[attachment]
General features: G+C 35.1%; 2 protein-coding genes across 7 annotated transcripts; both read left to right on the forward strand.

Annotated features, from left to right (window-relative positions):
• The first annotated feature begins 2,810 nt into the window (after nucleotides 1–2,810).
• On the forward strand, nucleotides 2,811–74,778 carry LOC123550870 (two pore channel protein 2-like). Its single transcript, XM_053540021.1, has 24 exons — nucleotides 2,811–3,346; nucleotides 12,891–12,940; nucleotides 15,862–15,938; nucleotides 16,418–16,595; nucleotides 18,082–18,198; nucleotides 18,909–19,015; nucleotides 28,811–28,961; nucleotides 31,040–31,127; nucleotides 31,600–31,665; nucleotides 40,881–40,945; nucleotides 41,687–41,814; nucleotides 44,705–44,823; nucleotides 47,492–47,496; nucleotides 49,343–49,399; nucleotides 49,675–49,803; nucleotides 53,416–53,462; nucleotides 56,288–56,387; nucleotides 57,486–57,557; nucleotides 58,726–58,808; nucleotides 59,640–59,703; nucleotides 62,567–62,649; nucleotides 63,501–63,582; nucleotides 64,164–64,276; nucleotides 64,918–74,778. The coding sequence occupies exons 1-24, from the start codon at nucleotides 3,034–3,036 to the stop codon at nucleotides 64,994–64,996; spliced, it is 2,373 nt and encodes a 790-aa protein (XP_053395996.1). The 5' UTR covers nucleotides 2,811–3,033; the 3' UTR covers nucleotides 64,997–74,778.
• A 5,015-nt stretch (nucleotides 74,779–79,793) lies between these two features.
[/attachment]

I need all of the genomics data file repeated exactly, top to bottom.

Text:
General features: G+C 35.1%; 2 protein-coding genes across 7 annotated transcripts; both read left to right on the forward strand.

Annotated features, from left to right (window-relative positions):
• The first annotated feature begins 2,810 nt into the window (after nucleotides 1–2,810).
• On the forward strand, nucleotides 2,811–74,778 carry LOC123550870 (two pore channel protein 2-like). Its single transcript, XM_053540021.1, has 24 exons — nucleotides 2,811–3,346; nucleotides 12,891–12,940; nucleotides 15,862–15,938; nucleotides 16,418–16,595; nucleotides 18,082–18,198; nucleotides 18,909–19,015; nucleotides 28,811–28,961; nucleotides 31,040–31,127; nucleotides 31,600–31,665; nucleotides 40,881–40,945; nucleotides 41,687–41,814; nucleotides 44,705–44,823; nucleotides 47,492–47,496; nucleotides 49,343–49,399; nucleotides 49,675–49,803; nucleotides 53,416–53,462; nucleotides 56,288–56,387; nucleotides 57,486–57,557; nucleotides 58,726–58,808; nucleotides 59,640–59,703; nucleotides 62,567–62,649; nucleotides 63,501–63,582; nucleotides 64,164–64,276; nucleotides 64,918–74,778. The coding sequence occupies exons 1-24, from the start codon at nucleotides 3,034–3,036 to the stop codon at nucleotides 64,994–64,996; spliced, it is 2,373 nt and encodes a 790-aa protein (XP_053395996.1). The 5' UTR covers nucleotides 2,811–3,033; the 3' UTR covers nucleotides 64,997–74,778.
• A 5,015-nt stretch (nucleotides 74,779–79,793) lies between these two features.